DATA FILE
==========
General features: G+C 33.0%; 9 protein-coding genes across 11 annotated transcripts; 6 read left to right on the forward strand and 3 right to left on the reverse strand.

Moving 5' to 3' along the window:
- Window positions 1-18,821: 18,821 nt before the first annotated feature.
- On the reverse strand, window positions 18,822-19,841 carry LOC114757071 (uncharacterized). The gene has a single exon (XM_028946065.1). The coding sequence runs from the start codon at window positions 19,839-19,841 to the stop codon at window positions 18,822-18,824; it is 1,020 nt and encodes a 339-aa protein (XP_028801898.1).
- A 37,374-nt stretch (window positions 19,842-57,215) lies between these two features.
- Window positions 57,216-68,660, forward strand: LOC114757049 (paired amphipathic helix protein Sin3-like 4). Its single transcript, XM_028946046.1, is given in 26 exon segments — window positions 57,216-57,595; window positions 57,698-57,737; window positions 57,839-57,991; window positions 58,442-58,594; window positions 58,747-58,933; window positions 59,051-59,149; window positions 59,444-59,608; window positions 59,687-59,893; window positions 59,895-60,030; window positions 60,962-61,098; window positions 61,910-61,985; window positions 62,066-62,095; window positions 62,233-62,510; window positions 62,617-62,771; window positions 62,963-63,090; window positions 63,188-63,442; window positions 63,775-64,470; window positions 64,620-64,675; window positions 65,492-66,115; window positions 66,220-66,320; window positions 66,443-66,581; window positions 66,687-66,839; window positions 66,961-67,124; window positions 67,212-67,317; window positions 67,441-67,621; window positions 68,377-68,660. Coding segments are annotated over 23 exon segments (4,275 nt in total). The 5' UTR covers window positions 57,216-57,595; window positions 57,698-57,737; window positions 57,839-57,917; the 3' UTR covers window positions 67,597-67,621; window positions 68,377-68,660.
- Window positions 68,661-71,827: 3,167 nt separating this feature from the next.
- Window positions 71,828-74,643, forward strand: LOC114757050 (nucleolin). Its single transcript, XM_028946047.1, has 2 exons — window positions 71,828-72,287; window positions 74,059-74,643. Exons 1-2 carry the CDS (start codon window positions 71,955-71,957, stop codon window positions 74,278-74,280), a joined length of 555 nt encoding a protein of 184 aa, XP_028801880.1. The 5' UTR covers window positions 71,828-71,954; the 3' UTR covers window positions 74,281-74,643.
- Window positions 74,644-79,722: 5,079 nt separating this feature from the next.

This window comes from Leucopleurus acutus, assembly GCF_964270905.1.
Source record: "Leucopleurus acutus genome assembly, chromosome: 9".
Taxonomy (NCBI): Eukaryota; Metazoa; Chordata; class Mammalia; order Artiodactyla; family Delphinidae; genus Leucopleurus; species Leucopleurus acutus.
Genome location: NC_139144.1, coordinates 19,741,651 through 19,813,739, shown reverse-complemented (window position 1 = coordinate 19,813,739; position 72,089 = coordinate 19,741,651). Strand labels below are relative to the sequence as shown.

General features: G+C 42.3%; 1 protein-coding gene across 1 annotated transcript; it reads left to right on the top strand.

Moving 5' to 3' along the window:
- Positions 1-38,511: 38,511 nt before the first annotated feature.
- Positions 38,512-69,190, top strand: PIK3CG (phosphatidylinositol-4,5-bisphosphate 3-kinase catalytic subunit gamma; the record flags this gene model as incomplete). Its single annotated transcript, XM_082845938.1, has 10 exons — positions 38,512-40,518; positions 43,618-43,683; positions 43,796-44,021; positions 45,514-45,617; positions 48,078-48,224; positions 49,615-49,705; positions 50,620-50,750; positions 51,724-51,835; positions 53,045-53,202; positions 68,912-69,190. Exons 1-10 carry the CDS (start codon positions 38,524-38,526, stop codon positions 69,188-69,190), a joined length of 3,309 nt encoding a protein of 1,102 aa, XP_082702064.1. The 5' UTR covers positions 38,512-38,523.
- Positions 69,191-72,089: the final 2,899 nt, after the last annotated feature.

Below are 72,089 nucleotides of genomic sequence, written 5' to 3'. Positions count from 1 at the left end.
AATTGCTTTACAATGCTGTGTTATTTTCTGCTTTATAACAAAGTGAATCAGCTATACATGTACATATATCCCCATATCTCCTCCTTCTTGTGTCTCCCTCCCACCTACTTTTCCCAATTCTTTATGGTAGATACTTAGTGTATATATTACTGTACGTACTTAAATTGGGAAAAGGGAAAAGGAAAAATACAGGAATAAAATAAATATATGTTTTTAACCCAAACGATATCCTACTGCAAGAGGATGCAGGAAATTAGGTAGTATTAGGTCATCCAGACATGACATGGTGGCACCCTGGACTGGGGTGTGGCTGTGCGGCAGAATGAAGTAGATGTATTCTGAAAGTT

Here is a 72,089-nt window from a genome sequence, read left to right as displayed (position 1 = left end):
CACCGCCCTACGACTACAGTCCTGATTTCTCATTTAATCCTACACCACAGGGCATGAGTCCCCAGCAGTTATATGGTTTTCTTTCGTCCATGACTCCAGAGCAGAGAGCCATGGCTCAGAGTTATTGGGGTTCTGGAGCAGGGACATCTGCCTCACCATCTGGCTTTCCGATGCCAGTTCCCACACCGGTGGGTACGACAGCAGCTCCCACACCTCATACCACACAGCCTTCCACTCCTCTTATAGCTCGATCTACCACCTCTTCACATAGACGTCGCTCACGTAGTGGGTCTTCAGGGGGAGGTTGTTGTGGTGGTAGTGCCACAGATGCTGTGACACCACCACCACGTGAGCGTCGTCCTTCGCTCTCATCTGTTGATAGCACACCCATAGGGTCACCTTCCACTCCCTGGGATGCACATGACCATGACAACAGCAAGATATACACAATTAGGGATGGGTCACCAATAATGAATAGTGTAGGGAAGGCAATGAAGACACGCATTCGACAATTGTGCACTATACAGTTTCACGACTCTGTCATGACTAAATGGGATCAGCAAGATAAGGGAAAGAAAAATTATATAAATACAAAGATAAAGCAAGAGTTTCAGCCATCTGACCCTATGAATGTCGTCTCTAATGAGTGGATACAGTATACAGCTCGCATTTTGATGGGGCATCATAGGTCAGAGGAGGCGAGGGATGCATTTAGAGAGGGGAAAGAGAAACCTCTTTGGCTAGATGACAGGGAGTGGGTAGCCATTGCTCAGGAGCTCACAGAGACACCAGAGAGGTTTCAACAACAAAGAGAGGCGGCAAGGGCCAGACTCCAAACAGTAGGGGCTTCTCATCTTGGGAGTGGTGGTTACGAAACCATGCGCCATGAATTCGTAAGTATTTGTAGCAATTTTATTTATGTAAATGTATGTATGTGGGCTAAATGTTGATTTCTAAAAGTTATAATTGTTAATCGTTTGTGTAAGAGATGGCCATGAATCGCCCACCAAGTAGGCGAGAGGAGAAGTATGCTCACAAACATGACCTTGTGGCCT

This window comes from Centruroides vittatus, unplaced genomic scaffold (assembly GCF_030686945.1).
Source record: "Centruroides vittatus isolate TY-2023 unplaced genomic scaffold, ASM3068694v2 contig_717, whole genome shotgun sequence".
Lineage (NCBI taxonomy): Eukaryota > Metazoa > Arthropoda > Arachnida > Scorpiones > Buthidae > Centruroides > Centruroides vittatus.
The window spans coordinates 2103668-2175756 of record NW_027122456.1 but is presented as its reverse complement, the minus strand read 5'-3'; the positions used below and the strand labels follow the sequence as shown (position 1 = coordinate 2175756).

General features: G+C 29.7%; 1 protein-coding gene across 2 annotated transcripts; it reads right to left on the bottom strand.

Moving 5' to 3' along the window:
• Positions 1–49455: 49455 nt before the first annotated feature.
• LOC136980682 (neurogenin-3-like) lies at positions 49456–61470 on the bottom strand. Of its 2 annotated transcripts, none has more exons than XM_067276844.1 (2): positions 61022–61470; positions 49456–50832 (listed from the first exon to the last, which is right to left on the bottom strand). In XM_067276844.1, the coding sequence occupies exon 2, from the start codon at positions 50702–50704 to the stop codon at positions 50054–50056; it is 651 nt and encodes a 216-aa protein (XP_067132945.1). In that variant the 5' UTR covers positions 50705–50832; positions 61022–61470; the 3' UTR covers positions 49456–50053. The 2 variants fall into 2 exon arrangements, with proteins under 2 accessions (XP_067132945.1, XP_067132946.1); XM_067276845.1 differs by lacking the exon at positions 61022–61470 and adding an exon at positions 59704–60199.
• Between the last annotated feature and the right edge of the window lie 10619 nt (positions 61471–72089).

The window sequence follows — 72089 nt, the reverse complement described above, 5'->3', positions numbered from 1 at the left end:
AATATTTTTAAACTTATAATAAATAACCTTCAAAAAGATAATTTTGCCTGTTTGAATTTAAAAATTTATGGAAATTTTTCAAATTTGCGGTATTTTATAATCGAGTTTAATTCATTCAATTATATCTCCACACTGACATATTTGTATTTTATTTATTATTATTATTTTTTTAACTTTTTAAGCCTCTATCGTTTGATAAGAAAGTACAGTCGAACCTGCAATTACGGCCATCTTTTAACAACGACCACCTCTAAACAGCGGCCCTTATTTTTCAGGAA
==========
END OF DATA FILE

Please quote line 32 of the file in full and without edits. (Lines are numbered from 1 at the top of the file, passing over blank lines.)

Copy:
The window sequence follows — 72089 nt, the reverse complement described above, 5'->3', positions numbered from 1 at the left end: